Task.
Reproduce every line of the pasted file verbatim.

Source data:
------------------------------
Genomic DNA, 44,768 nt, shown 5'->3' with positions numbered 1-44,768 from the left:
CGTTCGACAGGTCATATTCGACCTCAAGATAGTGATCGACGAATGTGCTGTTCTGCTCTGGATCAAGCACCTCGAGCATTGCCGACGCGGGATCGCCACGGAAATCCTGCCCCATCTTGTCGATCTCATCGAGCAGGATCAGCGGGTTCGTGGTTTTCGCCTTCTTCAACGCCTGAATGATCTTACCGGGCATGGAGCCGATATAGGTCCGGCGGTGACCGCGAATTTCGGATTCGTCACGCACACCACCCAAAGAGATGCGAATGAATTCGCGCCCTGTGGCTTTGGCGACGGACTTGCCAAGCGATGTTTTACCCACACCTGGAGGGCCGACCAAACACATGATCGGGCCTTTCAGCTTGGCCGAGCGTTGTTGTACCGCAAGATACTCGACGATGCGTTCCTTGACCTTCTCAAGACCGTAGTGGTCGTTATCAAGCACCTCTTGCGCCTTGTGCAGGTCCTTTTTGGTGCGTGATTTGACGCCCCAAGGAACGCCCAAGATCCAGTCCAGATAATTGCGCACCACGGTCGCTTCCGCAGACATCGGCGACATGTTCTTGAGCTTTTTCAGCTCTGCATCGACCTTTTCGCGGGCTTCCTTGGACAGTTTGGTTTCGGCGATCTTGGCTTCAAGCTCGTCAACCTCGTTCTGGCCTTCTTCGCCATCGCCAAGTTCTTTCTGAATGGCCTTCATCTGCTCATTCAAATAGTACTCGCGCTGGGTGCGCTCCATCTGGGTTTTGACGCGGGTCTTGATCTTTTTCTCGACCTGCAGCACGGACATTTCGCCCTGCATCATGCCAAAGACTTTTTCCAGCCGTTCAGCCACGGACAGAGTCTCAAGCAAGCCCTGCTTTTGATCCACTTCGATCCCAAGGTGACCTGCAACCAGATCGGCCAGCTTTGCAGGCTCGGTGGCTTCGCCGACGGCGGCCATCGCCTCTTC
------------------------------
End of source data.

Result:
Genomic DNA, 44,768 nt, shown 5'->3' with positions numbered 1-44,768 from the left:
CGTTCGACAGGTCATATTCGACCTCAAGATAGTGATCGACGAATGTGCTGTTCTGCTCTGGATCAAGCACCTCGAGCATTGCCGACGCGGGATCGCCACGGAAATCCTGCCCCATCTTGTCGATCTCATCGAGCAGGATCAGCGGGTTCGTGGTTTTCGCCTTCTTCAACGCCTGAATGATCTTACCGGGCATGGAGCCGATATAGGTCCGGCGGTGACCGCGAATTTCGGATTCGTCACGCACACCACCCAAAGAGATGCGAATGAATTCGCGCCCTGTGGCTTTGGCGACGGACTTGCCAAGCGATGTTTTACCCACACCTGGAGGGCCGACCAAACACATGATCGGGCCTTTCAGCTTGGCCGAGCGTTGTTGTACCGCAAGATACTCGACGATGCGTTCCTTGACCTTCTCAAGACCGTAGTGGTCGTTATCAAGCACCTCTTGCGCCTTGTGCAGGTCCTTTTTGGTGCGTGATTTGACGCCCCAAGGAACGCCCAAGATCCAGTCCAGATAATTGCGCACCACGGTCGCTTCCGCAGACATCGGCGACATGTTCTTGAGCTTTTTCAGCTCTGCATCGACCTTTTCGCGGGCTTCCTTGGACAGTTTGGTTTCGGCGATCTTGGCTTCAAGCTCGTCAACCTCGTTCTGGCCTTCTTCGCCATCGCCAAGTTCTTTCTGAATGGCCTTCATCTGCTCATTCAAATAGTACTCGCGCTGGGTGCGCTCCATCTGGGTTTTGACGCGGGTCTTGATCTTTTTCTCGACCTGCAGCACGGACATTTCGCCCTGCATCATGCCAAAGACTTTTTCCAGCCGTTCAGCCACGGACAGAGTCTCAAGCAAGCCCTGCTTTTGATCCACTTCGATCCCAAGGTGACCTGCAACCAGATCGGCCAGCTTTGCAGGCTCGGTGGCTTCGCCGACGGCGGCCATCGCCTCTTC